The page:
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Wootton's new translation brings out the liveliness of More's work and offers an accurate and reliable version of a masterpiece of social theory. His edition is further distinguished by the inclusion of a translation of Erasmus's 'The Sileni Of Alcibades', a work very close in sentiment to Utopia, and one immensely influential in the sixteenth century. This attractive combination suits the edition especially well for use in Renaissance and reformation courses. Wootton's introduction simultaneously provides a remarkably useful guide to anyone's first reading of More's mysterious work and advance an original argument on the origins and purpose of Utopia which no one interested in sixteenth-century social theory will want to miss.
Table of Contents
|Introduction: More's Utopia in Historical Perspective||p. 1|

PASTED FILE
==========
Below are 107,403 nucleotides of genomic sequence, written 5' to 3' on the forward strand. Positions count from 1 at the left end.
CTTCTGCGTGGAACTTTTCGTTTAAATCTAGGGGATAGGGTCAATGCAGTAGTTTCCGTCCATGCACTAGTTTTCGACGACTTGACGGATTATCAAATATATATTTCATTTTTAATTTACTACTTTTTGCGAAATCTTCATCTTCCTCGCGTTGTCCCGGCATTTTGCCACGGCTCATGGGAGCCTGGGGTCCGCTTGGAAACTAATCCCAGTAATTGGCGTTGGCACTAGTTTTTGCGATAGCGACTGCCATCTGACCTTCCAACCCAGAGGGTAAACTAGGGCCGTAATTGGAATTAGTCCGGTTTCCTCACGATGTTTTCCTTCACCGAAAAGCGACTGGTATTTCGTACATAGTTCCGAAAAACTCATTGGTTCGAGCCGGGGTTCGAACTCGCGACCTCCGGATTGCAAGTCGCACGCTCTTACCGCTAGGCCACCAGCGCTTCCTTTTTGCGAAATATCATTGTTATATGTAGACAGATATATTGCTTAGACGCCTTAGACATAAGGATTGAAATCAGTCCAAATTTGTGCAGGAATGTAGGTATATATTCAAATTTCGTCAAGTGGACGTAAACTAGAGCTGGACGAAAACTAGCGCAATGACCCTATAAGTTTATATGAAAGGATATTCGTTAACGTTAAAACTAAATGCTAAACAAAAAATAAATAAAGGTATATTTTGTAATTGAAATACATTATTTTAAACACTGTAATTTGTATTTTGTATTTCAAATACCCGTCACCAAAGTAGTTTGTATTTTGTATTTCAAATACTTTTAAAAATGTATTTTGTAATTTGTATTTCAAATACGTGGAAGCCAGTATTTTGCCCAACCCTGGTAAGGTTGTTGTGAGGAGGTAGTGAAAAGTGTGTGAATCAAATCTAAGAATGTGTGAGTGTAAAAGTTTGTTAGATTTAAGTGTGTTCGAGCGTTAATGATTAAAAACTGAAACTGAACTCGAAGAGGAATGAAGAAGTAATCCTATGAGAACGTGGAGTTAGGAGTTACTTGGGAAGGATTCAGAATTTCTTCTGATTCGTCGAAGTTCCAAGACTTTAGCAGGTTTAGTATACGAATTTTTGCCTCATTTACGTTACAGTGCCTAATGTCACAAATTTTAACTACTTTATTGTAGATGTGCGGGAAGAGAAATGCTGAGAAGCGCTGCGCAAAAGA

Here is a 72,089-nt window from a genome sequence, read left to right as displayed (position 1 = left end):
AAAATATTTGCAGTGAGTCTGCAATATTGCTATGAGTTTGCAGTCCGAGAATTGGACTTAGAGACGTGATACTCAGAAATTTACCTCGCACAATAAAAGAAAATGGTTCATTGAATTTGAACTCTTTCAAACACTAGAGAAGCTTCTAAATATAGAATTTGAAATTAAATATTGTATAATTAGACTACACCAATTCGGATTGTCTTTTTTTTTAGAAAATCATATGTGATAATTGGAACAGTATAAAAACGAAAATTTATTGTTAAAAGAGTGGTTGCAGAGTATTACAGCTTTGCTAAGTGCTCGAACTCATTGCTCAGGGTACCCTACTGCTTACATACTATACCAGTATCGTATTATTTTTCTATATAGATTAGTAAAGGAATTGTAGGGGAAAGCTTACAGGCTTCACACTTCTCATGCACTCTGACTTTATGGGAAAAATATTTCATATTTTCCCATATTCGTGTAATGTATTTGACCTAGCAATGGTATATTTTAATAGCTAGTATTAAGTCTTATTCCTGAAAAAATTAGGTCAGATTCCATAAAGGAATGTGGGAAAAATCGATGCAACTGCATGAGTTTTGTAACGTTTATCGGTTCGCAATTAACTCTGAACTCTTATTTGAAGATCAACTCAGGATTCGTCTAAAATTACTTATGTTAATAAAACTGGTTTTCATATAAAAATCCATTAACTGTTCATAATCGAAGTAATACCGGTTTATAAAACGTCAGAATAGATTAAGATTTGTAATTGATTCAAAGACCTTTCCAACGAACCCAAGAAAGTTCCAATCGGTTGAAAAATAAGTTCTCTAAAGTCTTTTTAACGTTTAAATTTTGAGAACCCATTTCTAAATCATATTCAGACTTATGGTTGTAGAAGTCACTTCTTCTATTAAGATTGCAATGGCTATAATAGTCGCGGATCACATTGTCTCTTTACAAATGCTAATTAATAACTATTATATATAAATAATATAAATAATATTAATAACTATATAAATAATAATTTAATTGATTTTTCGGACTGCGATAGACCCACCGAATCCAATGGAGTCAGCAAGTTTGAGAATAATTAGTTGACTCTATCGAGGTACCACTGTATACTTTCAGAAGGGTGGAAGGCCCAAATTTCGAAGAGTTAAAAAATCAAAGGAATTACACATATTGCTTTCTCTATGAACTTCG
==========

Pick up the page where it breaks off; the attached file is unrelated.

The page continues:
|Literary Conventions||p. 3|
|Philosophical Convictions||p. 8|
|Personal Involvements||p. 26|
|Historical Circumstances||p. 31|
|The Translator to the Gentle Reader||p. 82|
|The Epistle, Thomas More to Peter Giles Sendeth Greeting||p. 83|
|The First Book||p. 88|
|The Second Book||p. 127|
|Letter from Peter Giles to Hierome Buslide||p. 202|
|A Meter of Four Verses||p. 205|
|A Short Meter of Utopia||p. 206|
|Gerard Noviomage of Utopia||p. 206|
|Cornelius Graphey to the Reader||p. 207|
|The Printer to the Reader||p. 207|
|Ralph Robynson's Dedicatory Letter to William Cecil||p. 209|
|Selected Bibliography||p. 213|
|Table of Contents provided by Syndetics. All Rights Reserved.|